The Daily Telegraph. May 2, 2008.
AUSTRALIA will experience an explosion in the number of people living to 100, with 78,000 centenarians forecast by 2055.
This would be a centenarian “army” the size of a big city, such as Port Macquarie on the North Coast. The keep-fit trend combined with a world-class health system, means Australia now ranks fourth in the global “life expectancy” table.
Only Japanese, Swiss and Icelanders live longer.
But the trend also highlights the effect that an ageing population will have on the national budget, a warning issued by ex-treasurer Peter Costello six years ago.
The last Census n 2006 revealed 2860 Australians over 100, with the oldest person believed to be a 112 year old woman in Victoria.
Minister for Ageing, Justine Elliot, hailed the “exciting news” of the looming centenarian army.
“People used to joke the 45 was the ‘new’ 30 – but today with record numbers reaching 100 – 100 is becoming the new 75,” she said.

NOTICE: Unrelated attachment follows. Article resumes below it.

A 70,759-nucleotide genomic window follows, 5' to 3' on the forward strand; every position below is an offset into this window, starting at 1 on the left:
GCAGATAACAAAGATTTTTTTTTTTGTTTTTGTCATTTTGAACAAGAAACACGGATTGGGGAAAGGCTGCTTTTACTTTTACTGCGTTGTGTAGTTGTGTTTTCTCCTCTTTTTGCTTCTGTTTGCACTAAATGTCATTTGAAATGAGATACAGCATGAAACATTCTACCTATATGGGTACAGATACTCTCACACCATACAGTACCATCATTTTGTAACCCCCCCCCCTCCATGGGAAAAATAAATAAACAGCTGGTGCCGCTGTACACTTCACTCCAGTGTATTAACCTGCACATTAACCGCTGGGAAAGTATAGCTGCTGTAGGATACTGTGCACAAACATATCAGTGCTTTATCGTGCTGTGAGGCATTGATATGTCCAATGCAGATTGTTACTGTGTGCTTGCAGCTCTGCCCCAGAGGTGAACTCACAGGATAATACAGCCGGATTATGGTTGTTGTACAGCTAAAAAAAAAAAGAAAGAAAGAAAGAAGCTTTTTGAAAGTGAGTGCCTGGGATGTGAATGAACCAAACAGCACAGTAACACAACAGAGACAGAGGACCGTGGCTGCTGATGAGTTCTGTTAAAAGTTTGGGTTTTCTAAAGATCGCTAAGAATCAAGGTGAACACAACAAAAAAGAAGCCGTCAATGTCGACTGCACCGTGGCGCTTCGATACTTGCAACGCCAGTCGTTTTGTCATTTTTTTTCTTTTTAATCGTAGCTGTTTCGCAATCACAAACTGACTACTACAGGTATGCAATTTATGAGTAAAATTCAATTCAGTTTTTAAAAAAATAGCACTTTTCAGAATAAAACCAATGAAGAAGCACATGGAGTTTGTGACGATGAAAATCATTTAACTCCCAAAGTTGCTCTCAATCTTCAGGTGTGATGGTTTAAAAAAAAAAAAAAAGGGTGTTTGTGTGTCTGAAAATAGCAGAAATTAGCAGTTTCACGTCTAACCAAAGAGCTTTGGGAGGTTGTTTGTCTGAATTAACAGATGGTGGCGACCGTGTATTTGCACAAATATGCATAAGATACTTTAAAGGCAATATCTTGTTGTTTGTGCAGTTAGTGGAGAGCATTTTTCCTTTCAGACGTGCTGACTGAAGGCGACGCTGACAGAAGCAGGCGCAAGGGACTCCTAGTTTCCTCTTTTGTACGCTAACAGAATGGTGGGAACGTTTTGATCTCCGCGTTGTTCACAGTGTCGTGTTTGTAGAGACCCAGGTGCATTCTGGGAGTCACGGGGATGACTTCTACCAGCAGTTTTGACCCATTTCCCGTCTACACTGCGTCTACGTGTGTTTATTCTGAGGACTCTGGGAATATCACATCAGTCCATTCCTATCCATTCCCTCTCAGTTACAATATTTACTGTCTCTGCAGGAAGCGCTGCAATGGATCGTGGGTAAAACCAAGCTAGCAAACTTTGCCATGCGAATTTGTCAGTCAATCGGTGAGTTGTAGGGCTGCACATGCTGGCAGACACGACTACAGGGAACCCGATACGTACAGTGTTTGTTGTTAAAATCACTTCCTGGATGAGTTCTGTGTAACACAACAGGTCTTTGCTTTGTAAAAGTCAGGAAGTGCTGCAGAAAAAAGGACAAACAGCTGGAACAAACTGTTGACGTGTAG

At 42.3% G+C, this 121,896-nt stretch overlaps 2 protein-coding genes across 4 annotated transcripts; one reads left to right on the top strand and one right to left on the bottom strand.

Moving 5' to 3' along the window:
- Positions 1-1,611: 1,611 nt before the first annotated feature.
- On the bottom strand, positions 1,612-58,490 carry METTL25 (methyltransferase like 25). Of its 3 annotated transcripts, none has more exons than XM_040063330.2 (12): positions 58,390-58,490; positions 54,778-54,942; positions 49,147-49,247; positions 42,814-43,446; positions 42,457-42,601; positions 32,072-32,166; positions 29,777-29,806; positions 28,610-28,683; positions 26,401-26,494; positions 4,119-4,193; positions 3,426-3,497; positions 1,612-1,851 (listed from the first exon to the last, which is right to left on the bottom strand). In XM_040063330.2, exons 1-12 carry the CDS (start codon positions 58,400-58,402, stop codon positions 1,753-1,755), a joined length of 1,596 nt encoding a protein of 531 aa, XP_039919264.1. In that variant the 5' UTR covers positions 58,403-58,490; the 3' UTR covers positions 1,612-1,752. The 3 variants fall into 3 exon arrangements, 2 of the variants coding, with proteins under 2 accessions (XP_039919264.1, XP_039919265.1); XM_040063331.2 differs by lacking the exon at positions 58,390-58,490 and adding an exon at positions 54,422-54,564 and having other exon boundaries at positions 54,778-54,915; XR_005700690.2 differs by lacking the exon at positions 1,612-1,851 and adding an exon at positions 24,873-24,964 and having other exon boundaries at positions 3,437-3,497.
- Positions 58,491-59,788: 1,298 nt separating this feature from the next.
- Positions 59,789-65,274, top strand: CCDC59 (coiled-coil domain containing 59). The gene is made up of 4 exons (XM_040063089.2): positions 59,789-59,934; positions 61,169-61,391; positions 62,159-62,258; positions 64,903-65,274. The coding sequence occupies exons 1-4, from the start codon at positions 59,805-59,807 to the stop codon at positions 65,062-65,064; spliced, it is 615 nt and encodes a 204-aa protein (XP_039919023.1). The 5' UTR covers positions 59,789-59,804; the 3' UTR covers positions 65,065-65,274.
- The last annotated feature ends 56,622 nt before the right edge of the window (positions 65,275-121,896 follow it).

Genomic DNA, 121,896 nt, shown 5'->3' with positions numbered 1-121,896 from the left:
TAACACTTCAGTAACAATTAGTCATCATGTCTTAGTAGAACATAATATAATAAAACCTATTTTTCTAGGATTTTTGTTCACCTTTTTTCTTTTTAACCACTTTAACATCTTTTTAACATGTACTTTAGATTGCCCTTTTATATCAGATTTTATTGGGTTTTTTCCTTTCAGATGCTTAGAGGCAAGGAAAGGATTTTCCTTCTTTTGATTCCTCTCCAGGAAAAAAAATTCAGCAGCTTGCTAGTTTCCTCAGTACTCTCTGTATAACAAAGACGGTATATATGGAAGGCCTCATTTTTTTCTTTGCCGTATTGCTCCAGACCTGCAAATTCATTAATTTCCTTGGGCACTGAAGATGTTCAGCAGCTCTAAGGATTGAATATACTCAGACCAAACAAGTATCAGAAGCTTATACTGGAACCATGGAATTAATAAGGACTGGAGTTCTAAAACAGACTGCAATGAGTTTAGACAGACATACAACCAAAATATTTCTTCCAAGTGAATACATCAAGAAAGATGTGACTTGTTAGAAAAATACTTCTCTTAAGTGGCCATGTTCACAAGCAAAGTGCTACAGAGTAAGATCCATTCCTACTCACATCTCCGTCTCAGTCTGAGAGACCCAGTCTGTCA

Ms Elliot, 41, said the research also predicts another phenomenon – the “super centenarian”.
These are the people, often living healthy lives at home, over the age of 110.
The ageing population will dramatically increase budget costs over time, particularly health costs.
Research also anticipates the 110-year-old “super centenarian”.
Health department forecasts show the current numbers of Australians aged 65 and over – 2.7 million – will swell to 7.2 million by 2047.
This will comprise around 25 per cent of the entire population, compared to just 13 per cent today.
Eric Vallance, 101, of Padstow Heights, said it was a “jolly good thing” that people were living longer. “It’s just a pity other don’t last as long as me,” he said.
His personal care manager at the Beauty Point Retirement Resort, Christina Spowart, said staying active was the secret to his longevity.
“He’s played golf for the past 70 years. He also swims, plays snooker, darts and bingo and he drives a sports car. He is an incredible man,” she said.
The Howard Government began taking steps to soften the budgetary impact of an ageing population, including reining-in so ending under the Pharmaceutical Benefits Scheme.
The Government is expected to do a lot more to cushion the fiscal impact. There will be increased emphasis on preventative health, encouraging regular exercise and pushing the danger of heavy drinking.
Aussie blokes have particularly benefited from changed in society over the past few decades.
Data from the Australian institute of Health and Welfare shows that smoking rates among men have dropped from more than 70 per cent in 1945 to just over 20 per cent in 2004.